4 Barriers to Safety
When accidents occur on construction sites, the company faces significant losses, as do the employees involved and the worksite communities.
While every company should have a solid safety plan, there are barriers to making it work. Among those barriers are management barriers, cultural barriers, behavioral barriers and awareness barriers.
Safety management identifies health and safety risks and implements procedures to reduce related incidents. This requires sound management for individuals, equipment and the environment.
Health and Safety management can sometimes be a neglected area. Contractors will limit their investment in safety due to time and monetary constraints. This can increase the frequency and intensity of construction site accidents.
Incorporate safety communications between managers and workers. Consider that there may be language, religion, and culture issues that prevent safety at the worksite. Lack of communication can lead to poor work quality, accidents and delays.
Offer training through management to prevent human errors and ensure workers can perform repetitive tasks safely. Display
a poster or issue a safety booklet. Make safety training mandatory.
Culture represents how people live their lives and can determine how people appear at work. Culture includes creating work procedures, routines, and processes that should become the norm.
A set of criteria, beliefs, expectations and attitudes to the organization’s health and safety plan must be shared by all employees.
Create a culture of safety. Make this a priority among management. The project manager should set the example. Staff, too, is responsible for following procedures so that others will follow suit.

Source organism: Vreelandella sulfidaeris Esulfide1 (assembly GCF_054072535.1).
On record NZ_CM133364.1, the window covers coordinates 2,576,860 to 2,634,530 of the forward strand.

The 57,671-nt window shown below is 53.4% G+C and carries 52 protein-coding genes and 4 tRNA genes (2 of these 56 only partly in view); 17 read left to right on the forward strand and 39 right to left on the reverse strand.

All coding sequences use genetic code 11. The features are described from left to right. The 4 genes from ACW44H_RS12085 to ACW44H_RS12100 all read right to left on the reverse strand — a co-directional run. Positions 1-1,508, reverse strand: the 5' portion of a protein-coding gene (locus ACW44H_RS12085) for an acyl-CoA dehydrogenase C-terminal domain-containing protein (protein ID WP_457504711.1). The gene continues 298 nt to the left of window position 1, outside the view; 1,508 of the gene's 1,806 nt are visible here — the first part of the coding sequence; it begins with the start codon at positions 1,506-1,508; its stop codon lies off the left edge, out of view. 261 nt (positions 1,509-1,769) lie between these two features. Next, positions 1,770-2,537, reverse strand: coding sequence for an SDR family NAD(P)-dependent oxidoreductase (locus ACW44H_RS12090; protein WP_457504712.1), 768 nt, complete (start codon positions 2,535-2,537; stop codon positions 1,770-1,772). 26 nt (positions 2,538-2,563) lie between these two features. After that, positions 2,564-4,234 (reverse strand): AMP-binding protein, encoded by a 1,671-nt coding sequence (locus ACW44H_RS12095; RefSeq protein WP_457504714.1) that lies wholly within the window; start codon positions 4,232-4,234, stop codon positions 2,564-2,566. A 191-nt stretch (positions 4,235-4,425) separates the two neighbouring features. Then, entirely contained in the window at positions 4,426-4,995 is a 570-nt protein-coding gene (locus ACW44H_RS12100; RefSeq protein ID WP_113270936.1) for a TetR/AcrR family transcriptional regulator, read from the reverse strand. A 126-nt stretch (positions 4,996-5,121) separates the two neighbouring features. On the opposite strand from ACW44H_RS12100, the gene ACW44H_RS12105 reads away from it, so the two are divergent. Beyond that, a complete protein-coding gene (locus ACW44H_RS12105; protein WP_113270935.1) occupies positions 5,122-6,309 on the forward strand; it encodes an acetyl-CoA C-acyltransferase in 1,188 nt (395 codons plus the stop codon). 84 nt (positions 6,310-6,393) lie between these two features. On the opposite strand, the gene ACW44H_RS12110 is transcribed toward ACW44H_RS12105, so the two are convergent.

Share the perception of safety culture and stay on top of any shifts in that culture.
Whether you have foreign workers or under-served workers who may be afraid to point out a lack of safety, embrace those employees and let them know you expect them to step forward if there is a safety or health issue.
Construction is a dangerous industry, with regular accidents, worker injuries and death, work-related diseases and other serious losses.
Every individual must perform safety behaviors. Unsafe procedures and behaviors result in 80-90% of construction mishaps.
Safety knowledge can play a critical role in reducing unsafe conditions and accidents and improving employee behavior and safety. If a worker does not understand safety knowledge and basic construction specifications or does not want to understand, there is a greater chance they will act in an unsafe manner.
Most construction workers have low safety awareness, which can negatively influence their coworkers and the organization as a whole.
Safety toolbox meetings, organized weekly or monthly, are one way to educate workers when they are all gathered. These meetings work to increase awareness and put safety first.
Consider incentives to get workers to comply with your company’s health and safety plan for a stronger, safer work environment.
Disclaimer: The information contained in this article is for general educational information only. This information does not constitute legal advice, is not intended to constitute legal advice, nor should it be relied upon as legal advice for your specific factual pattern or situation.